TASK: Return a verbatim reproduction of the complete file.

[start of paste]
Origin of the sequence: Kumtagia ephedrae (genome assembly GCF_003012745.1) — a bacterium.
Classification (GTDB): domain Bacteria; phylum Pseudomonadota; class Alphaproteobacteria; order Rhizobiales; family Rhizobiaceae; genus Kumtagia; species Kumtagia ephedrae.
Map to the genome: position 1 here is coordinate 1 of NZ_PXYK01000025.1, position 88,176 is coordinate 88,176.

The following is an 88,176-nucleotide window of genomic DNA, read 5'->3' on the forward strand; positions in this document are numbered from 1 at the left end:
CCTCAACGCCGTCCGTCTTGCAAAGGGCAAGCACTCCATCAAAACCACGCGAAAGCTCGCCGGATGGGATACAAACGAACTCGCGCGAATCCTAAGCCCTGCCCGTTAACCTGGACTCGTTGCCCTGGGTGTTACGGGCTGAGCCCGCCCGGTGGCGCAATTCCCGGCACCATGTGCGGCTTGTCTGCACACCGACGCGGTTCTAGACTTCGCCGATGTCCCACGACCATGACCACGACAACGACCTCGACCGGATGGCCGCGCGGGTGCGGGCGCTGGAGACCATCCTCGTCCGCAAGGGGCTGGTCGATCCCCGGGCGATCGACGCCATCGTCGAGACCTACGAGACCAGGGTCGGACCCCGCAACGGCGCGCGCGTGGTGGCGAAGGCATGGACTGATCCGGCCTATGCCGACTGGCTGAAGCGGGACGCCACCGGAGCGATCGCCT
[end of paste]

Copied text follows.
Origin of the sequence: Kumtagia ephedrae (genome assembly GCF_003012745.1) — a bacterium.
Classification (GTDB): domain Bacteria; phylum Pseudomonadota; class Alphaproteobacteria; order Rhizobiales; family Rhizobiaceae; genus Kumtagia; species Kumtagia ephedrae.
Map to the genome: position 1 here is coordinate 1 of NZ_PXYK01000025.1, position 88,176 is coordinate 88,176.

The following is an 88,176-nucleotide window of genomic DNA, read 5'->3' on the forward strand; positions in this document are numbered from 1 at the left end:
CCTCAACGCCGTCCGTCTTGCAAAGGGCAAGCACTCCATCAAAACCACGCGAAAGCTCGCCGGATGGGATACAAACGAACTCGCGCGAATCCTAAGCCCTGCCCGTTAACCTGGACTCGTTGCCCTGGGTGTTACGGGCTGAGCCCGCCCGGTGGCGCAATTCCCGGCACCATGTGCGGCTTGTCTGCACACCGACGCGGTTCTAGACTTCGCCGATGTCCCACGACCATGACCACGACAACGACCTCGACCGGATGGCCGCGCGGGTGCGGGCGCTGGAGACCATCCTCGTCCGCAAGGGGCTGGTCGATCCCCGGGCGATCGACGCCATCGTCGAGACCTACGAGACCAGGGTCGGACCCCGCAACGGCGCGCGCGTGGTGGCGAAGGCATGGACTGATCCGGCCTATGCCGACTGGCTGAAGCGGGACGCCACCGGAGCGATCGCCT